Then the chief cupbearer said to Pharaoh, "I remember my
offenses today. 10 When Pharaoh was angry with his servants and put
me and the chief baker in custody in the house of the captain of the
guard, 11 we dreamed on the same night, he and I, each having a
dream with its own interpretation. 12 A young Hebrew was there with
us, a servant of the captain of the guard. When we told him, he
interpreted our dreams to us, giving an interpretation to each man
according to his dream. 13 And as he interpreted to us, so it came
about. I was restored to my office, and the baker was hanged."
14 Then Pharaoh sent and called Joseph, and they quickly brought
him out of the pit. And when he had shaved himself and changed his
clothes, he came in before Pharaoh. 15 And Pharaoh said to Joseph,
"I have had a dream, and there is no one who can interpret it.
I have heard it said of you that when you hear a dream you can
cupbearer now confesses his sins to Pharaoh – he had sinned
against the Pharaoh and it landed him in prison. Now he had sinned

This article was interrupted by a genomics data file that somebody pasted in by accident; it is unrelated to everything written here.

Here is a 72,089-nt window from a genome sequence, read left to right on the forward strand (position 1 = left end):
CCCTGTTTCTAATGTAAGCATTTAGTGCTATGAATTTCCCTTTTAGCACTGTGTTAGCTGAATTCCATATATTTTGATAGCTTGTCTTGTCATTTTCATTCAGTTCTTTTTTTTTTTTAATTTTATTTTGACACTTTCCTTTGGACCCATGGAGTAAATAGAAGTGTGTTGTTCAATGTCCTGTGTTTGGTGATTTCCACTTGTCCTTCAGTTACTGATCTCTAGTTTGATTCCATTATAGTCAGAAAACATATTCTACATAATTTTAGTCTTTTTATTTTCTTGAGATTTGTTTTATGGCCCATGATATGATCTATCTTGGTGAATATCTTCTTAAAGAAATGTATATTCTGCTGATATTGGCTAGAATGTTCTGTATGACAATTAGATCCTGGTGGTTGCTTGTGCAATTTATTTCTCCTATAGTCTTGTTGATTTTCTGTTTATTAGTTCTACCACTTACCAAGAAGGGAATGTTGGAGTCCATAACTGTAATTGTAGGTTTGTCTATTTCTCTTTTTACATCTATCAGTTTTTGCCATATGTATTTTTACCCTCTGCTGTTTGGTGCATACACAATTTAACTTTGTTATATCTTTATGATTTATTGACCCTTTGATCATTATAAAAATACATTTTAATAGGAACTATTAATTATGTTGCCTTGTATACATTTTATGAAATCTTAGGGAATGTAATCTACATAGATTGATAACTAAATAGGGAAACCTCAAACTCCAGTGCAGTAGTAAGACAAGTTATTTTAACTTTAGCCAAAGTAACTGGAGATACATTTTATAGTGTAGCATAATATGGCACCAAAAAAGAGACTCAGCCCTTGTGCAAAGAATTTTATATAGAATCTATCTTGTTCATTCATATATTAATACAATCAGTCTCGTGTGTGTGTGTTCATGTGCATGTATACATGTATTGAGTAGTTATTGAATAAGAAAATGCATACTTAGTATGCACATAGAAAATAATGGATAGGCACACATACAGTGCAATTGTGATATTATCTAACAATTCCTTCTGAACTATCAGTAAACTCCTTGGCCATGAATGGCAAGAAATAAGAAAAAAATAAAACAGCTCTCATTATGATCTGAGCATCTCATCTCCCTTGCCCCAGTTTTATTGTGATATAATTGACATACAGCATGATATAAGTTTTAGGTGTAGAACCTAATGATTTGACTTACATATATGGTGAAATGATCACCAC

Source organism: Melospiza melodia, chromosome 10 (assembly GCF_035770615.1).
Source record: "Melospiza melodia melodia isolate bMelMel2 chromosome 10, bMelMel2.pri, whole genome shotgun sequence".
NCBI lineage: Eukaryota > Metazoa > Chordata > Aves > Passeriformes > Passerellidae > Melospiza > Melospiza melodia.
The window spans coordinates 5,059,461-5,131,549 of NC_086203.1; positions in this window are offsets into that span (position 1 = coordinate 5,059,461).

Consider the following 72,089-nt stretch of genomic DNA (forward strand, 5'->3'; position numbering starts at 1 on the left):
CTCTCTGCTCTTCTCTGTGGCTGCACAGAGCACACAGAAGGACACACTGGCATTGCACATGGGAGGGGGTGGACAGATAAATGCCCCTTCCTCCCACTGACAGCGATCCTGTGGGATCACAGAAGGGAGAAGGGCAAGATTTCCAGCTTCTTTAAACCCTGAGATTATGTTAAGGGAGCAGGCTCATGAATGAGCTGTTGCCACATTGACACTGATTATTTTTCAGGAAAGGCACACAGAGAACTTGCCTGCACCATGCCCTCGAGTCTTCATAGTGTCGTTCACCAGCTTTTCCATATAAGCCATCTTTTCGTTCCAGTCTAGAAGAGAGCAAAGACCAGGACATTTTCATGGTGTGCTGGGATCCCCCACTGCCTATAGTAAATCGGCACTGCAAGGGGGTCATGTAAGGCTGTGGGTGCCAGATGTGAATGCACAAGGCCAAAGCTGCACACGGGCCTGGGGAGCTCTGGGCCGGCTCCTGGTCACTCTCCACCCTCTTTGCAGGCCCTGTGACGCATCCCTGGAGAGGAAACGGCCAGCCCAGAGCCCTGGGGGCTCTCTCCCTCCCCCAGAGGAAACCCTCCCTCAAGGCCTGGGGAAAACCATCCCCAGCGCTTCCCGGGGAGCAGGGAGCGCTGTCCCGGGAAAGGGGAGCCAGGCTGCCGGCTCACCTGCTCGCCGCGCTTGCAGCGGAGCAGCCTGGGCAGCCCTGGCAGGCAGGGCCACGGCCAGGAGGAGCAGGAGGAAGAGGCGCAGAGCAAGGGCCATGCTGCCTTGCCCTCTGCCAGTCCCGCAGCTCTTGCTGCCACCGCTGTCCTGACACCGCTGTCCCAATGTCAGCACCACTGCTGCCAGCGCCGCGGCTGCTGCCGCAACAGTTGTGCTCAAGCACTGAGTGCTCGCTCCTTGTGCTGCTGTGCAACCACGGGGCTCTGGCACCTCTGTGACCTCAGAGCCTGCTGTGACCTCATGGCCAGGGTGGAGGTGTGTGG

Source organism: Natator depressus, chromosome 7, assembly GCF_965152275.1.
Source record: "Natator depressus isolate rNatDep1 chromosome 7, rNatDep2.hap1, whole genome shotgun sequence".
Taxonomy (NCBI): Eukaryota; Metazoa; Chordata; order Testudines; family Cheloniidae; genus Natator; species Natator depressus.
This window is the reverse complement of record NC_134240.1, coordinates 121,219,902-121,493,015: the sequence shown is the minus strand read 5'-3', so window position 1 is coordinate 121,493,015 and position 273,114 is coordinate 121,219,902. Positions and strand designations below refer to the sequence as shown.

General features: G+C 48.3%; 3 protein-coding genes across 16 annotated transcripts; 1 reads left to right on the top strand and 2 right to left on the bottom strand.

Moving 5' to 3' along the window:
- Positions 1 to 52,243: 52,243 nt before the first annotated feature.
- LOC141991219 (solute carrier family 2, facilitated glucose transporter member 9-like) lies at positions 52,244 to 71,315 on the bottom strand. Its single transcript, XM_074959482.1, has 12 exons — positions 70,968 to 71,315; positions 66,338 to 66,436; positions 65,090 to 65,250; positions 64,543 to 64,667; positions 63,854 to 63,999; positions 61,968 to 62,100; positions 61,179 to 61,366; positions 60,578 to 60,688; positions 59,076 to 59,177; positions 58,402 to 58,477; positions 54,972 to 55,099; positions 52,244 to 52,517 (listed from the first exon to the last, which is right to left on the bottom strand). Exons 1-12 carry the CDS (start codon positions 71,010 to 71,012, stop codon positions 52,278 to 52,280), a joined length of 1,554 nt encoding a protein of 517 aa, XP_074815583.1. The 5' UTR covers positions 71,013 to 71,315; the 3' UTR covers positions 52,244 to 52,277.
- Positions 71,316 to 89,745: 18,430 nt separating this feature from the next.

against Joseph by leaving him in prison without exercising his
influence to free an innocent man. So Joseph is summoned. That had
to be a shock. 13 years in Egypt. 2 years after the last glimmer of
hope had faded. Things consistently had gone from bad to hopeful to
worse. Suddenly 'the Pharaoh would like to speak with you!'. This
had to be somewhat terrifying. What did I do now; what's next?
Joseph makes the appropriate preparation to meet the Pharaoh; he
shaves his head and beard and changes out of his bright orange
jumpsuit. Pharaoh immediately puts him on the spot. None of my
experts can interpret my dream. I've been told that you can
interpret dreams. Is it true? This is Joseph's golden opportunity to
take advantage of his gift. 'Yes, I can interpret any dream. I've
got 100% satisfaction with all my customers. By the way, did you
know I was unjustly imprisoned? Your captain of the guard is a crook
and his wife is a hoar. And your cupbearer – he's so
forgetful, maybe you should hang him like you did the baker. I've
got what you want – what's it worth to you? Just call the
number at the bottom of your screen and make your pledge. Our
operators are standing by to take your call.' No, instead Joseph
makes a gutsy risky move. This could get him killed.
16 Joseph answered
Pharaoh, "It is not in me; ...
says 'sorry, I can't do it. I am completely incompetent. There's no
way I can interpret your dream. You're looking to the wrong guy. You
were misinformed. I wonder if Joseph paused dramatically here,
seeing how many veins he could count popping out of the Pharaoh's
head before he went on:
...God will give
Pharaoh a favorable answer."
was gutsy and this was risky, but Joseph takes this opportunity to